Figure 1. Women Age 60+ Growing Faster than Total Population

Figure 2. Women Age 60+ Projected to Continue to GrowThis article provides additional estimates of psychological and physical abuse experienced by women in Alaska who are 60 years of age or older.  Psychological abuse includes expressive aggression by intimate partners and coercive control by intimate partners.  Physical abuse includes physical violence by intimate partners.  It also includes sexual violence, by both intimate partners and non-intimate partners. Estimates are provided for both psychological and physical abuse.  This article compares the Alaska estimates to national estimates.  Alaska estimates come from the 2010–2015 Alaska Victimization Survey (AVS). National estimates come from the 2010 National Intimate Partner and Sexual Violence Survey (NISVS) (sidebar, p. 2).

One in Nine Experienced Psychological or Physical Abuse

The analysis in this article focuses on the 3,049 women in the NISVS and the 3,483 women in the AVS who were 60 years of age or older.  All estimates are weighted to control for selection, nonresponse, and coverage.  Estimates are provided for past-year experiences of psychological abuse, and for physical abuse.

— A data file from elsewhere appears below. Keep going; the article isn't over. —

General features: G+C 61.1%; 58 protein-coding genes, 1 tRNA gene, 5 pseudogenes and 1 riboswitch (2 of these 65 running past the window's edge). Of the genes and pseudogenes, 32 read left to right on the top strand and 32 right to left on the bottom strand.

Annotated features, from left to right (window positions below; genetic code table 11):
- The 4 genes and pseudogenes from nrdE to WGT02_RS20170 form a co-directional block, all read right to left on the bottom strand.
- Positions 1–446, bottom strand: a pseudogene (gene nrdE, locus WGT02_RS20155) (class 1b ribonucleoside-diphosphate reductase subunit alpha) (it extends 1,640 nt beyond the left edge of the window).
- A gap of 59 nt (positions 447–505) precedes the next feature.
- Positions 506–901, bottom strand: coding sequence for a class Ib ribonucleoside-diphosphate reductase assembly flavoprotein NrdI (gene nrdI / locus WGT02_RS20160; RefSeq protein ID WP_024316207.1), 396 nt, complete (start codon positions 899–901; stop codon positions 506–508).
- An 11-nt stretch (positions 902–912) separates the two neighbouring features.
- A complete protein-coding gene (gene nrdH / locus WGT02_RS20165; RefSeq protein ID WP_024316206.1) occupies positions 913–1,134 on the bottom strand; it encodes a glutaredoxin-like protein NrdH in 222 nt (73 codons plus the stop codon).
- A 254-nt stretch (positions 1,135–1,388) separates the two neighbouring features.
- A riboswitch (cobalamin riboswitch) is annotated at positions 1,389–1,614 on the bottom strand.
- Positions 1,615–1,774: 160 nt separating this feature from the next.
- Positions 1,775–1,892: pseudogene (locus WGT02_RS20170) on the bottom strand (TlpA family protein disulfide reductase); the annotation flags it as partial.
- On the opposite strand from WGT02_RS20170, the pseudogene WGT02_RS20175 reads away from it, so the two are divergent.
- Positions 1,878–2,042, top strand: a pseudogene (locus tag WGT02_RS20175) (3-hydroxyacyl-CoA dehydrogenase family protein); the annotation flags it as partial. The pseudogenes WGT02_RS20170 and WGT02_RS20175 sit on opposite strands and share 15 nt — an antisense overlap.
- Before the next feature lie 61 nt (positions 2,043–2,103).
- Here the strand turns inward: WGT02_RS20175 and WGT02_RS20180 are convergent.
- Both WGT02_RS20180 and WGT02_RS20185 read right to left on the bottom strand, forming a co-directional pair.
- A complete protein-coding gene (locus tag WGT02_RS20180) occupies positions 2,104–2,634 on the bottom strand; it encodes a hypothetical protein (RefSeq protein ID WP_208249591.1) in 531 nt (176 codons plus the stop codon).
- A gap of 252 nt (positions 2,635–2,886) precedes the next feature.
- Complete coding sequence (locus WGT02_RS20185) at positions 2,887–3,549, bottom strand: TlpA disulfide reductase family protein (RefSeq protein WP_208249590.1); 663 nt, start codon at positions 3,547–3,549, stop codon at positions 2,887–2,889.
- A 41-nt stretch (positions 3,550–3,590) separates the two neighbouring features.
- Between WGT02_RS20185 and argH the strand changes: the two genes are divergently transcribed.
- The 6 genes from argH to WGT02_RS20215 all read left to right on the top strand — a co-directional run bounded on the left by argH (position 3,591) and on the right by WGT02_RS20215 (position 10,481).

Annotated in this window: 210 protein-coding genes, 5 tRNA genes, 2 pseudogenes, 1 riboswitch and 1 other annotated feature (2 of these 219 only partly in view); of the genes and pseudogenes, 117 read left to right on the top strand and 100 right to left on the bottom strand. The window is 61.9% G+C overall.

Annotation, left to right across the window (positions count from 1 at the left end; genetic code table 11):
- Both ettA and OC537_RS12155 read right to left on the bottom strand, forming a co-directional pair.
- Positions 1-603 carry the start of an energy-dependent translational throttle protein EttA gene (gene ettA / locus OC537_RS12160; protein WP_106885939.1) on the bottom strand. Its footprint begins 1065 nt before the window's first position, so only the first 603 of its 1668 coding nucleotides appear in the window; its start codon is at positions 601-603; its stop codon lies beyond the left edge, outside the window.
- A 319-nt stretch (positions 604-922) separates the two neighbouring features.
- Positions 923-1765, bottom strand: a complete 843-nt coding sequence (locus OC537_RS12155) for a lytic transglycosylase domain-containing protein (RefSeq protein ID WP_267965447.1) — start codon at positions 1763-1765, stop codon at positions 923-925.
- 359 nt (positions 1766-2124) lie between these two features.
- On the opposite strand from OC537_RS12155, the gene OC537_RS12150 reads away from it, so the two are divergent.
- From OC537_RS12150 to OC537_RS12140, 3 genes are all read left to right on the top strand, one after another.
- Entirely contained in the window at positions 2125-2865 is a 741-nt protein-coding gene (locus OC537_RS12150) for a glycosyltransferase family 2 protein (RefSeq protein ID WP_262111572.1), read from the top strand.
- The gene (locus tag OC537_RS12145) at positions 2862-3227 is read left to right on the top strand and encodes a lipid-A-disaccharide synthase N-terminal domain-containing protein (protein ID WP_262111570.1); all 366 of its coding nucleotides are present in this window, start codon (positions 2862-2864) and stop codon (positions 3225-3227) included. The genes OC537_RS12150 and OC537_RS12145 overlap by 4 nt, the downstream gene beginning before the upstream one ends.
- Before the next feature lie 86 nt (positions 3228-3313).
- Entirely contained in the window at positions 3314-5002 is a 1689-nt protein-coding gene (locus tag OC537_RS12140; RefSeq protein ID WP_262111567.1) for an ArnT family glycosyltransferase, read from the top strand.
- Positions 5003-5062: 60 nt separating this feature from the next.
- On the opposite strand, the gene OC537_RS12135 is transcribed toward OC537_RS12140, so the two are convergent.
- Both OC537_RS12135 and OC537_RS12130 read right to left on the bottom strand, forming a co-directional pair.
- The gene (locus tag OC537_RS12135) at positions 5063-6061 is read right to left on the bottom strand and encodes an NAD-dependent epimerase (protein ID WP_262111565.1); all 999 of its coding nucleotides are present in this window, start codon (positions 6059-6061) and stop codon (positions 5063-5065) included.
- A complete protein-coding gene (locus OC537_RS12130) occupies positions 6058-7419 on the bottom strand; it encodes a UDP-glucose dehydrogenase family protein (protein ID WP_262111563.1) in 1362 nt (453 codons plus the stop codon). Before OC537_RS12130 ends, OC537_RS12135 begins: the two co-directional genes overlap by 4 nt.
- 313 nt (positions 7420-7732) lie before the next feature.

Results show that one in nine Alaskan women aged 60 or older (11.5%) experienced psychological or physical abuse in the past year (Table 1). That includes one in 24 (4.1%) who experienced physical abuse and one in 12 (8.4%) who experienced psychological abuse (some experienced both).  These rates are all significantly higher than the national rates.  The Alaska rate for psychological or physical abuse is 1.7 times as high as the national rate.  The Alaska rate for physical abuse is 2.4 times the national rate, and the Alaska rate for psychological abuse is 1.6 times the national rate (Figure 3). Overall, 7,148 women in Alaska aged 60 or older experienced psychological or physical abuse in the past year.  This includes 2,574 who experienced physical abuse and 5,216 who experienced psychological abuse.

Figure 3. Percentage of Women Age 60+ Experiencing Psychological or Physical Abuse Per Year, Nationally and in Alaska